Wilkinson grabs glory for England

At the end of the longest game of the longest World Cup ever, the spoils go to England and Jonny Wilkinson.


The triumphant England team with the World Cup. — Pic. MARK NOLAN/GETTY IMAGES-

A wonderful, wonderful night. This occasion would have been compulsive if it had been played out on a scrap heap by two teams of nobodies but to set in a sensational stadium, with the world's finest rugby players at full stretch, and with so much at stake, was to elevate it to the ethereal. If there has been a more dramatic game of rugby of this importance, then I have yet to see it.

And at the end of the longest game of the longest World Cup ever, the spoils go to England and Jonny Wilkinson. His drop goal 25 seconds from the last knockings of the second period of extra-time confirmed England as champions of the world and guaranteed his team-mates long-lasting fame. As for the man himself, immortality beckons.

It would be ruinously crass to ignore the efforts of a magnificent Australian performance. They went into the contest, decided underdogs, but refused to accept the tag. Apart from the first 20 minutes, during which Lote Tuqiri scored their only try, they were rushed, scragged and generally on the back foot. But, clinging hard and true to their sporting culture, Australia fought back.

Twice, once at the end of ordinary time and once at the end of extra-time, Elton Flatley kicked the Wallabies back onto equal terms with nerveless penalties only for Jonny, the Boy Wonder, to step up and finish them off.

And just to show that this England team are worthy of a nation's respect and that rugby has more to offer than cash and status and self-glorification, there was a marvellous moment way after the initial elation of victory had ebbed away as the stadium was being readied for the presentation ceremony.

Quietly, England's front row trio of Jason Leonard, Steve Thompson and Phil Vickery went over to shake the hand of Australian prop Ben Darwin, whose serious neck injury, picked up in the semi-final against New Zealand, kept him out of the final. Sport at this level is rarely so inclusive.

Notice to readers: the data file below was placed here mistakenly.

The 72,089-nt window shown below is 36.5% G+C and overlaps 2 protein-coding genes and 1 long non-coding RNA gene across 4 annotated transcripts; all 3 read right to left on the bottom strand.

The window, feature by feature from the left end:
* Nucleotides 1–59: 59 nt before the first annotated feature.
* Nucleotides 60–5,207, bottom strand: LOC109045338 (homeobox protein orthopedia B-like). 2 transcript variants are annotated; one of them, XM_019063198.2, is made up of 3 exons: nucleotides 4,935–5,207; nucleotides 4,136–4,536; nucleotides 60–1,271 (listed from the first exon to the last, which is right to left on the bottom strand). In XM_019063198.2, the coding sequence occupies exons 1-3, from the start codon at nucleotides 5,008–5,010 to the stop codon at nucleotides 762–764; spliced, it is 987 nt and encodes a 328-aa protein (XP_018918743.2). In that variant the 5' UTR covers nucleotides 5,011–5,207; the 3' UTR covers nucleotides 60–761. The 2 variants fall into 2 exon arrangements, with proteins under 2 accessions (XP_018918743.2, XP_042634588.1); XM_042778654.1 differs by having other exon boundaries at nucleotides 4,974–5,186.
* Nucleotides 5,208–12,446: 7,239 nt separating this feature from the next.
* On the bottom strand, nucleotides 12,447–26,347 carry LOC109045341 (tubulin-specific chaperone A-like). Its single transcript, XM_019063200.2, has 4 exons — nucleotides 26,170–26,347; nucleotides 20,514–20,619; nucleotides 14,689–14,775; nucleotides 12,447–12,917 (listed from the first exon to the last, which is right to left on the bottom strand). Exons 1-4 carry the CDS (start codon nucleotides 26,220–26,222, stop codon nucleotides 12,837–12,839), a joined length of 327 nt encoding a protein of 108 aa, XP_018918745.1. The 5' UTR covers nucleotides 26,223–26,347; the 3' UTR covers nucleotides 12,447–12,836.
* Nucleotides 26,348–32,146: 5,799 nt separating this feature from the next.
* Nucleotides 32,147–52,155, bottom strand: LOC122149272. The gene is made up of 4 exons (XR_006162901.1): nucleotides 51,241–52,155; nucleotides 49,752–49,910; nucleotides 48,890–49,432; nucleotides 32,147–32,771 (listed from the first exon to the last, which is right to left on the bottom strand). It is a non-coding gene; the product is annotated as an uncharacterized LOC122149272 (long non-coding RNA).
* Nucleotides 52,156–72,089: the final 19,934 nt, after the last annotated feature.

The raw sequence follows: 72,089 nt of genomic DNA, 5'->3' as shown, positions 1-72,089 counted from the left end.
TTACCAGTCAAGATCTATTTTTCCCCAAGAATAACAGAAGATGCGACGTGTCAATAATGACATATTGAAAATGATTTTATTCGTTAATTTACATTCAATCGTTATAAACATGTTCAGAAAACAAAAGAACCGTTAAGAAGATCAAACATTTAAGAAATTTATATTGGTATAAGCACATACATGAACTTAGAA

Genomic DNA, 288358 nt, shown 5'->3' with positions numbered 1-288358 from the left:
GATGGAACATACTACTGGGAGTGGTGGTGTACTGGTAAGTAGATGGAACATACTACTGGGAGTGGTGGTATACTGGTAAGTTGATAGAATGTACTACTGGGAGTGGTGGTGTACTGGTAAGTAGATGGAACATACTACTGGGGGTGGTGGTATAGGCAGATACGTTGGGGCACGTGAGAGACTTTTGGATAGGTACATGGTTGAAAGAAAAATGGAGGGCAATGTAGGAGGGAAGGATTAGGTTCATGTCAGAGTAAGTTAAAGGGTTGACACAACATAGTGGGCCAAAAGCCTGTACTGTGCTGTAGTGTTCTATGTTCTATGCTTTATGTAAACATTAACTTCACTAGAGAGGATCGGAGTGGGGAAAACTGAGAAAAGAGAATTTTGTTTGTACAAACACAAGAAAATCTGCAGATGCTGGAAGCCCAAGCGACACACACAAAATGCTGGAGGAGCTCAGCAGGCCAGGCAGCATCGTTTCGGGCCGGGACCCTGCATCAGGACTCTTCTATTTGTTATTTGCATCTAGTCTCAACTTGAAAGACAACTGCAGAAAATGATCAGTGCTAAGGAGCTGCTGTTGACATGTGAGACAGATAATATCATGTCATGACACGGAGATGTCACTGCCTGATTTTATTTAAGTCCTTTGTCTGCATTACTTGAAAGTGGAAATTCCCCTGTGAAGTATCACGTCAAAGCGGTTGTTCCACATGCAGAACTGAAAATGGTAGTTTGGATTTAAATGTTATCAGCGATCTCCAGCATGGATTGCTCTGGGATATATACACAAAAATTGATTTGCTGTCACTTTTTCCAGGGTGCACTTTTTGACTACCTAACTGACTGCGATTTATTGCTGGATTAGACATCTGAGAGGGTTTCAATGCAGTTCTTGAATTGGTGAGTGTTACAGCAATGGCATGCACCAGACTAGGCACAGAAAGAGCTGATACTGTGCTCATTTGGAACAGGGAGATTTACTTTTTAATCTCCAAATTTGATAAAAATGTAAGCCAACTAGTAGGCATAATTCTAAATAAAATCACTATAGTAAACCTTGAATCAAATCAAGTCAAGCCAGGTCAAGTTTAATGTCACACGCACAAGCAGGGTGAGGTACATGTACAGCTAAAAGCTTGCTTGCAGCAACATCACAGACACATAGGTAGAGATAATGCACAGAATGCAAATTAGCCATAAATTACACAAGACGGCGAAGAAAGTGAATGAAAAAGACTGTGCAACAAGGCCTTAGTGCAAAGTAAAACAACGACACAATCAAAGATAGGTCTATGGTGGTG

The final was flooded with wonderful memories: the bravery of Stephen Larkham as he went off repeatedly to get a gaping mouth wound stitched; Jason Robinson's twinkling feet and the emotion he showed after scoring England's solitary try; the way Martin Johnson thundered into the Wallabies in the first quarter of the second half; the way Australia, in terrible trouble in the scrummage, rallied to force the game into extra-time; the cool, calm Flatley.

And then there was Wilkinson. Is there no end to the story? Labelled a basket case earlier in the tournament, probed by a thousand putative media psychiatrists at dozens of press conferences, Wilkinson came through to win the World Cup for his country. It was his 24-point haul that destroyed France and his drop goal that brought the Webb Ellis cup home to England for the first time. A smile flickered across his lips as the winner's medal was hung round his neck. He was probably thinking of the couple of kicks that flew wide of the posts.